Topsail Beach’s Sand Dune Debate

TOPSAIL BEACH – The much-debated dune ordinance Topsail Beach adopted a year ago is once again under review with the town planning board determining how much sand, if any, may be removed from a property in order to build.

Adopted last June, the amended ordinance prohibits “protected” dunes from being materially altered. Neither can builders remove more than one cubic yard of sand a month from the dune.

The town defines a protected dune as a mound or ridge of sand rising at least eight feet above mean sea level and at least three feet above the lowest elevation of any adjacent depression of sand.

The owners of a series of vacant, oceanfront lots at the south end of the Pender County beach town argue that the dune rule renders their lots unbuildable.

This newly constructed home sits on a lot amid an oceanfront stretch of properties at the southern end of Topsail Beach. The homeowners received permits to build before the town board in June amended Topsail Beach's dune permit ordinance, which prohibits the removal of more than one cubic yard of sand from the dune system. Photo: Trista Talton

This newly constructed home sits on a lot amid an oceanfront stretch of properties at the southern end of Topsail Beach. The homeowners received permits to build before the town board in June amended Topsail Beach’s dune permit ordinance, which prohibits the removal of more than one cubic yard of sand from the dune system. Photo: Trista Talton

Town code requires homes have parking for three vehicles. For the properties at the south end, this means more sand would have to be removed to create enough parking spaces, the owners argue.

“In order to do that the dune would have to be significantly altered,” said Frank Braxton, planning board chairman. “If we lose any of that volume then that kind of begins to affect the property owners themselves, those behind them and those owners on either side. For every action, there is reaction. If you alter something that was once a protection and it’s no longer there then what are the consequences?”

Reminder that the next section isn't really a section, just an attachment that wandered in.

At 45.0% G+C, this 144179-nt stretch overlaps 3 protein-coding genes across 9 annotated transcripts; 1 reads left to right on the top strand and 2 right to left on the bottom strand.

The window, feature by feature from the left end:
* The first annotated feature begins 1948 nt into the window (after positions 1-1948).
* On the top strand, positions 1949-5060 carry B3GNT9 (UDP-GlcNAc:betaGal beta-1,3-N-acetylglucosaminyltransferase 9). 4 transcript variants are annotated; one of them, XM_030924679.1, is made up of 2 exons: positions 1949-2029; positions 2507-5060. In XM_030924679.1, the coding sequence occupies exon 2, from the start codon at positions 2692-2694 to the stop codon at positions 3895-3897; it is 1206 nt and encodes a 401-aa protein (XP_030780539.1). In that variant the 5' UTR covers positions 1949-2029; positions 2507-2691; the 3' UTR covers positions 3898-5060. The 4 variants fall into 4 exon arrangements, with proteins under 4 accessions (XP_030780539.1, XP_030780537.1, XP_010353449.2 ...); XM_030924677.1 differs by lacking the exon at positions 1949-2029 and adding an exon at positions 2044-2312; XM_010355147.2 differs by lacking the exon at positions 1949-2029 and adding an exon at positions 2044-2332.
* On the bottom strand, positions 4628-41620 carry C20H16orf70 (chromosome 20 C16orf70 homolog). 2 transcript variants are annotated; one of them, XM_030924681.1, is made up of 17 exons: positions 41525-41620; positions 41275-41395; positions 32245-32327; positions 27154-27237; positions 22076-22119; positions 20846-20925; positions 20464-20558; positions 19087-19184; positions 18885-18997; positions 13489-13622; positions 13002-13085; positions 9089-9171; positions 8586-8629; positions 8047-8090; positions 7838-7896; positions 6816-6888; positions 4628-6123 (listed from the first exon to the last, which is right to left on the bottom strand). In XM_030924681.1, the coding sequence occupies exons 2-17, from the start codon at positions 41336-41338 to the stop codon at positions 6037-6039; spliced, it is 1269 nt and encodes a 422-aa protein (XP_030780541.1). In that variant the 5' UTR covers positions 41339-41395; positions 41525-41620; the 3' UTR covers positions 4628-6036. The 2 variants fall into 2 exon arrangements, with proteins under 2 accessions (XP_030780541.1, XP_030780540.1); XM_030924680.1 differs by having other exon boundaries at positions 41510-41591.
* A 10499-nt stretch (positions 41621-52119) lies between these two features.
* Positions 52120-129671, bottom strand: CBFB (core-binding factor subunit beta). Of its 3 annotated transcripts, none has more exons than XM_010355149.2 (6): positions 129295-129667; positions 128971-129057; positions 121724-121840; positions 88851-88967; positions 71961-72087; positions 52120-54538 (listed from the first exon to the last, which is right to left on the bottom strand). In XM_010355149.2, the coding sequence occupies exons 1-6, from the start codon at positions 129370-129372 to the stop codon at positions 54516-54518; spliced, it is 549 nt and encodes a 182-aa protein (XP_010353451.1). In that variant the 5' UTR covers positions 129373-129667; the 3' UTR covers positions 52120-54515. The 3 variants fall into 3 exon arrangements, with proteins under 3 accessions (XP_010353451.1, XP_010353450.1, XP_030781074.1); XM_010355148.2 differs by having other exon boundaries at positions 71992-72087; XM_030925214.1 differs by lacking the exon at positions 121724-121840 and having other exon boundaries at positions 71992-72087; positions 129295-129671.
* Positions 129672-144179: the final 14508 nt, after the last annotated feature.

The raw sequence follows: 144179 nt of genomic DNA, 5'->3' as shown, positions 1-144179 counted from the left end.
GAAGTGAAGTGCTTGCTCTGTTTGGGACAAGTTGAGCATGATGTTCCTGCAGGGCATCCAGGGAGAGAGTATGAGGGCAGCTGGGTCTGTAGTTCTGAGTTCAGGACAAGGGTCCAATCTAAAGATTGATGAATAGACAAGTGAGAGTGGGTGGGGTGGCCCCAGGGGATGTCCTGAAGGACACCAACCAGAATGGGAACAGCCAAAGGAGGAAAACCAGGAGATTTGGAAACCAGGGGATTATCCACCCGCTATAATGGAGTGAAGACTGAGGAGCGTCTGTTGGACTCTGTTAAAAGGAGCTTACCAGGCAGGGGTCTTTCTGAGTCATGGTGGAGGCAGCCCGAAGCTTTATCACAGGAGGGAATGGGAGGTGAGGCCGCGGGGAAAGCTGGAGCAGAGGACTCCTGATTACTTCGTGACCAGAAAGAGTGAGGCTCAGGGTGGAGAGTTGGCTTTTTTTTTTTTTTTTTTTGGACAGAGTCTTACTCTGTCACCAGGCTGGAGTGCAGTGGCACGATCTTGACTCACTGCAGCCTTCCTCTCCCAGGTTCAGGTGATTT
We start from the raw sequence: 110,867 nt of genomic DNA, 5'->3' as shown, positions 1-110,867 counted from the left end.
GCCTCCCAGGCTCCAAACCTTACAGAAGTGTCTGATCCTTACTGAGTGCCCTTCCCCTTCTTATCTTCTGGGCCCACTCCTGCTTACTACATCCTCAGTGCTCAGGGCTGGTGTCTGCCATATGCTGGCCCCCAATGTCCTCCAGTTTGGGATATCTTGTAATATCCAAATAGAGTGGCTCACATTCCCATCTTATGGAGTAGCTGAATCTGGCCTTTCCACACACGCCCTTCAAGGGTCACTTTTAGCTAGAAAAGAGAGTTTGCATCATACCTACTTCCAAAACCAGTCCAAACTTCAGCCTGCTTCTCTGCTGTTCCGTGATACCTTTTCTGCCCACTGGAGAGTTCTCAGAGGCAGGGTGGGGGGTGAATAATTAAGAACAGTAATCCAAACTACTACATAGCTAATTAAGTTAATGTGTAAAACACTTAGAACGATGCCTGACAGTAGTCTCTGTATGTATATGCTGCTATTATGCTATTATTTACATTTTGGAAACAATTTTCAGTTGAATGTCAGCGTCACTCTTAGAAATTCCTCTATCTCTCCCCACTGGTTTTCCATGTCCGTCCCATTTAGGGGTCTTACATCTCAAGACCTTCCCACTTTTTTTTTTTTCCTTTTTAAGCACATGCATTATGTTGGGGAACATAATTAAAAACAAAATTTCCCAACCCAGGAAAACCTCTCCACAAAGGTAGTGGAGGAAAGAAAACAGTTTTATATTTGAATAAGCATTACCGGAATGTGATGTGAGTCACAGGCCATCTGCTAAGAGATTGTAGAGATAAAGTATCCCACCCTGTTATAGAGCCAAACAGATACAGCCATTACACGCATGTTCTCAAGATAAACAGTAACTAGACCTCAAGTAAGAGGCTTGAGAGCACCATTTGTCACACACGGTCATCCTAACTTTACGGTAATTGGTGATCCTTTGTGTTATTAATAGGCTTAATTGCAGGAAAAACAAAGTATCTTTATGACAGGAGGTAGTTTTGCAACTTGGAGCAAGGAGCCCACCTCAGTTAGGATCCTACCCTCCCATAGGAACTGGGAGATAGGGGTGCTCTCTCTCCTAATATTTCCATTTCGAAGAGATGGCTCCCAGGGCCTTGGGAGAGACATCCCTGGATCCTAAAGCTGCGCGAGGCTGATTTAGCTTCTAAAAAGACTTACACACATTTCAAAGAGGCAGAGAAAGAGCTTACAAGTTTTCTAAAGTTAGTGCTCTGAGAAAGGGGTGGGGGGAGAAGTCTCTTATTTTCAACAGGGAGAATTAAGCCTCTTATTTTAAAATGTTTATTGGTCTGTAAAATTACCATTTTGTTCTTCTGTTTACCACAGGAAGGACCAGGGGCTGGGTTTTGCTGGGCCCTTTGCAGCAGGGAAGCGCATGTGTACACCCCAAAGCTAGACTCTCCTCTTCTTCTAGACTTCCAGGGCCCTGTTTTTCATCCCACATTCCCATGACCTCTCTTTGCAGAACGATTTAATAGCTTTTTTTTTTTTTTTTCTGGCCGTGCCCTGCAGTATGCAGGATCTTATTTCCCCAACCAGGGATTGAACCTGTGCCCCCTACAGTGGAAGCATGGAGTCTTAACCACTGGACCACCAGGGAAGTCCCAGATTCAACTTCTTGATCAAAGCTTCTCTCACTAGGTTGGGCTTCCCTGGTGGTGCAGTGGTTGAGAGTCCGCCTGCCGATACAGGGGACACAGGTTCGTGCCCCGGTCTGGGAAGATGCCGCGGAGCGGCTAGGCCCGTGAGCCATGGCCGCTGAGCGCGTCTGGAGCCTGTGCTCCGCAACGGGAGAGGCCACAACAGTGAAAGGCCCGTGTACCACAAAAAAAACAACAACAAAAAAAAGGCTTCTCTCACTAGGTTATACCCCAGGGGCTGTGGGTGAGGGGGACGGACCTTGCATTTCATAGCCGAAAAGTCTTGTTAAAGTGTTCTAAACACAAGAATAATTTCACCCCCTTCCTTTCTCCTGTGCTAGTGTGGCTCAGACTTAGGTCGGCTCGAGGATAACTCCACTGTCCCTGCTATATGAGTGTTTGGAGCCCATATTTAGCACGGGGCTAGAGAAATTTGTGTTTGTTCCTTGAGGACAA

It’s a complicated issue, one that prompted the planning board in May to ask for an additional 90 days to study options before making a recommendation to Topsail Beach commissioners.

The planning board is consulting with state and federal agencies to get answers to a number of questions. Would allowing dune alterations affect the town’s flood insurance rating? How might a change to the ordinance affect future Federal Emergency Management Agency funding for beach re-nourishment?

North Carolina Coastal Area Management Act regulations prohibit the disturbance to vegetation or sand within the frontal or primary dune. Topsail Island, including Topsail Beach, which is at the sound end of the island, has a frontal dune system. Such dunes are defined as the first mounds of sand, landward of the beach, that have sufficient vegetation, height and continuity to offer some protection to the land behind the dunes.

“The issue there is what happens if that dune or that mound of sand is a continuation back toward the island,” Braxton said. “Now we’re trying to figure out how much can you move and where can you move it to. I think we are trying to be very cautious. We’re asking a lot of questions and getting answers slowly. I don’t think anybody’s trying to take a hard line there and say this shouldn’t happen.”

Property owners whose homes are nestled along a series of three canals that extend from New Topsail Inlet toward the ocean shoreline have expressed their concerns about altering the dune system. They argue that removing sand from the dune could make their properties vulnerable in storms.

It’s taken two decades of natural and man-made efforts to restore the south-end dunes, wiped out in the 1980s by erosion because of their proximity to the inlet.

Spencer Rogers

Spencer Rogers